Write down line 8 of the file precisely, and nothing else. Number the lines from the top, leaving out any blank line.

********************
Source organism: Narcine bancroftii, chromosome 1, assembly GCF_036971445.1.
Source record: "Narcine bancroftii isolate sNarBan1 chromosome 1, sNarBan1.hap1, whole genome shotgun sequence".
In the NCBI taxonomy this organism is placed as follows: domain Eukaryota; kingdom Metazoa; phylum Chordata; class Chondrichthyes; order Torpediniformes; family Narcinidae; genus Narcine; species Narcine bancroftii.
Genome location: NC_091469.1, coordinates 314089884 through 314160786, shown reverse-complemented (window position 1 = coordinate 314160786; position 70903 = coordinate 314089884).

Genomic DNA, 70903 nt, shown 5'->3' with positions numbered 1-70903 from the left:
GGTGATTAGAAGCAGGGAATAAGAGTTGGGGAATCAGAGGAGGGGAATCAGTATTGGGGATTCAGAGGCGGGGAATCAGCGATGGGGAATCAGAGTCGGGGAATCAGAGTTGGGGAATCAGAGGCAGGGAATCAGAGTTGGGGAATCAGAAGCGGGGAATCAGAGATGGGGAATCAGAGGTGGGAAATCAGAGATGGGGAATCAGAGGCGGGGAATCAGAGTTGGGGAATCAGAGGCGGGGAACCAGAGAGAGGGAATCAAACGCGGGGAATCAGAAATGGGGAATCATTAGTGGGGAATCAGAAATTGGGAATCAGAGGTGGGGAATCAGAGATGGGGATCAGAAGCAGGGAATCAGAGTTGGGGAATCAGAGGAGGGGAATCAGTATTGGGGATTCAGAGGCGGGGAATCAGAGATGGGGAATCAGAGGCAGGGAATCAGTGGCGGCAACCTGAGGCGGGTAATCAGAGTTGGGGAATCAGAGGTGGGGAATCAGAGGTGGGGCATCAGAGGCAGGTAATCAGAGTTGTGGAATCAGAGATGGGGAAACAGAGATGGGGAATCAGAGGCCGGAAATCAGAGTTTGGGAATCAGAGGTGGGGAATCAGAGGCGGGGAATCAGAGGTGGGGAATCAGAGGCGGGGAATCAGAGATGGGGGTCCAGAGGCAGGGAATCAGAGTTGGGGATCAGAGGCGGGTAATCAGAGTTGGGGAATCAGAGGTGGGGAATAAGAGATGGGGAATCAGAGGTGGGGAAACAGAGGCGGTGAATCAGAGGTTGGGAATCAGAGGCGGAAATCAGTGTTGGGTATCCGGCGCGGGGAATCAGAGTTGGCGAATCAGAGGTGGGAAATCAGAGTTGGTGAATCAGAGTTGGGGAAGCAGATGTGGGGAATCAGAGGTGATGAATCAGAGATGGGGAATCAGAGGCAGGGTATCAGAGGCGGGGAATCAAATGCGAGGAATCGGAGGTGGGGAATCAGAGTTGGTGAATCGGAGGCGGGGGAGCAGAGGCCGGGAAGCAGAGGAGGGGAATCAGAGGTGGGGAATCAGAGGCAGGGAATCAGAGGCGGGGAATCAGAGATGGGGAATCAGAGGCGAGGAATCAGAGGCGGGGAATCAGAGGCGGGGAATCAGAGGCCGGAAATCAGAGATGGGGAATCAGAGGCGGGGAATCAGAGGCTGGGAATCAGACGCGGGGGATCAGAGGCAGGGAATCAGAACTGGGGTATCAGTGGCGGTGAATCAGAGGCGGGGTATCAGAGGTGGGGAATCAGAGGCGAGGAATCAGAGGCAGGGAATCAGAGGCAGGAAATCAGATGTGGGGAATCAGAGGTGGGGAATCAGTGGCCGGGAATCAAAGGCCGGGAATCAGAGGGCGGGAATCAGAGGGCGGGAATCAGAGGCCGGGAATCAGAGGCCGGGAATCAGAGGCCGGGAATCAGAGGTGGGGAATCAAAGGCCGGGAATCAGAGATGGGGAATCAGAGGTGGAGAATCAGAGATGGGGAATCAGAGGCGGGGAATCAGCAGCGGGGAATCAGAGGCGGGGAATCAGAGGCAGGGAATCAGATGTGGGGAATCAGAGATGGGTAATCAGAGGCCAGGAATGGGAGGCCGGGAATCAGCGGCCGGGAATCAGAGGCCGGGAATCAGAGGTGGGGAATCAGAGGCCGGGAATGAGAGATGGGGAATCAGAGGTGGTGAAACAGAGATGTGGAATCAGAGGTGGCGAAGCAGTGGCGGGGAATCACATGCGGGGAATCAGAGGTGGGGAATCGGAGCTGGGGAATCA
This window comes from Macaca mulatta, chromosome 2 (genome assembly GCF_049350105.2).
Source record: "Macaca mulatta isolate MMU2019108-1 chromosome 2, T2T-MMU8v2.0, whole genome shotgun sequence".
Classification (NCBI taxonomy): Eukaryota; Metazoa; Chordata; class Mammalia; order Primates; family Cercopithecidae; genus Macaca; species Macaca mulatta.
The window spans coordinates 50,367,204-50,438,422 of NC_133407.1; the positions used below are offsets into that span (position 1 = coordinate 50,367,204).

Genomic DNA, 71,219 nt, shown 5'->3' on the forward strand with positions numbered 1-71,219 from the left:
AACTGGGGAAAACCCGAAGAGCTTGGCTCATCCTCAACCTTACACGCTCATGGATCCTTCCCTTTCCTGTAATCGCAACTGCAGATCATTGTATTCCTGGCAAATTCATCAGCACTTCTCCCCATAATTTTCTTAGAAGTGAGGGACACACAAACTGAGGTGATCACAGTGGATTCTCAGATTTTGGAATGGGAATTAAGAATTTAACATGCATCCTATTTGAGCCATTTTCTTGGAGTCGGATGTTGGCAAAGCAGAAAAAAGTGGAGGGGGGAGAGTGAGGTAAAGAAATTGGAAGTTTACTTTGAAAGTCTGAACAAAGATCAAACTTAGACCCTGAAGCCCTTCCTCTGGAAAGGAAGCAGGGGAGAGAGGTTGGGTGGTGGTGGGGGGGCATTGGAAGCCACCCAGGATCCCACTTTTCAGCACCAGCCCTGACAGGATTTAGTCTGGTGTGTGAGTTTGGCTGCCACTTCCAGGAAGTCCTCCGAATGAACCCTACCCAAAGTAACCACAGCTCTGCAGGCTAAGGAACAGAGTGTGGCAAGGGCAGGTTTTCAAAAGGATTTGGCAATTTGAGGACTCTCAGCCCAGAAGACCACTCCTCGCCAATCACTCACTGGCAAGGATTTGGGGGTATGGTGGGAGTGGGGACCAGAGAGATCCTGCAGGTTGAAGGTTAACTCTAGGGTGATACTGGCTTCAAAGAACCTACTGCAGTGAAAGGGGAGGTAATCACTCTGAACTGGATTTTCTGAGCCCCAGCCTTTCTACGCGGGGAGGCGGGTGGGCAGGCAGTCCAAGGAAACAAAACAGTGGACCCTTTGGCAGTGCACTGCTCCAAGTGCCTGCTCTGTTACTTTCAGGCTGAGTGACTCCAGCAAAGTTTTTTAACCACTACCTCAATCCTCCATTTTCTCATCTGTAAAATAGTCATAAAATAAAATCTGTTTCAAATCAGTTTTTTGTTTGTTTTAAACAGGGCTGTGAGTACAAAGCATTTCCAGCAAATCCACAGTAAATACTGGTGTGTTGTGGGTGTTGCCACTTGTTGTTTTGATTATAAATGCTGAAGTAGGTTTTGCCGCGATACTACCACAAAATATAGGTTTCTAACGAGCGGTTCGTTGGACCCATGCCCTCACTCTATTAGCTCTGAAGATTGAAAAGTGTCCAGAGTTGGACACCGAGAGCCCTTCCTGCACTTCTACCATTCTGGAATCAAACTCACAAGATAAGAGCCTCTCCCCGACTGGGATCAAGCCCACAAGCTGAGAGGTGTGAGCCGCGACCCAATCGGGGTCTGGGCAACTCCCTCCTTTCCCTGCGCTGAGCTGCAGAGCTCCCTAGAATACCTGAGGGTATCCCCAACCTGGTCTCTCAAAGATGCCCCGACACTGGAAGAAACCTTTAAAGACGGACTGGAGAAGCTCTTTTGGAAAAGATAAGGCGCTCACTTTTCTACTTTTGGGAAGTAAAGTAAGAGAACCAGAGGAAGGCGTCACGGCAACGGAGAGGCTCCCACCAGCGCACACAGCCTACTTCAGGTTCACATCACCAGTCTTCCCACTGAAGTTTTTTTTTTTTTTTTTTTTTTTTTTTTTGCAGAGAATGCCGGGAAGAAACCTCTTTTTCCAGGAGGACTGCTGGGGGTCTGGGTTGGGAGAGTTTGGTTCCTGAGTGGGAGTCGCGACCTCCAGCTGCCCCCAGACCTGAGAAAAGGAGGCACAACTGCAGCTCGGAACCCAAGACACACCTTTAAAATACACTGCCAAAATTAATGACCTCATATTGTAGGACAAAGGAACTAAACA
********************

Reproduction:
Source record: "Macaca mulatta isolate MMU2019108-1 chromosome 2, T2T-MMU8v2.0, whole genome shotgun sequence".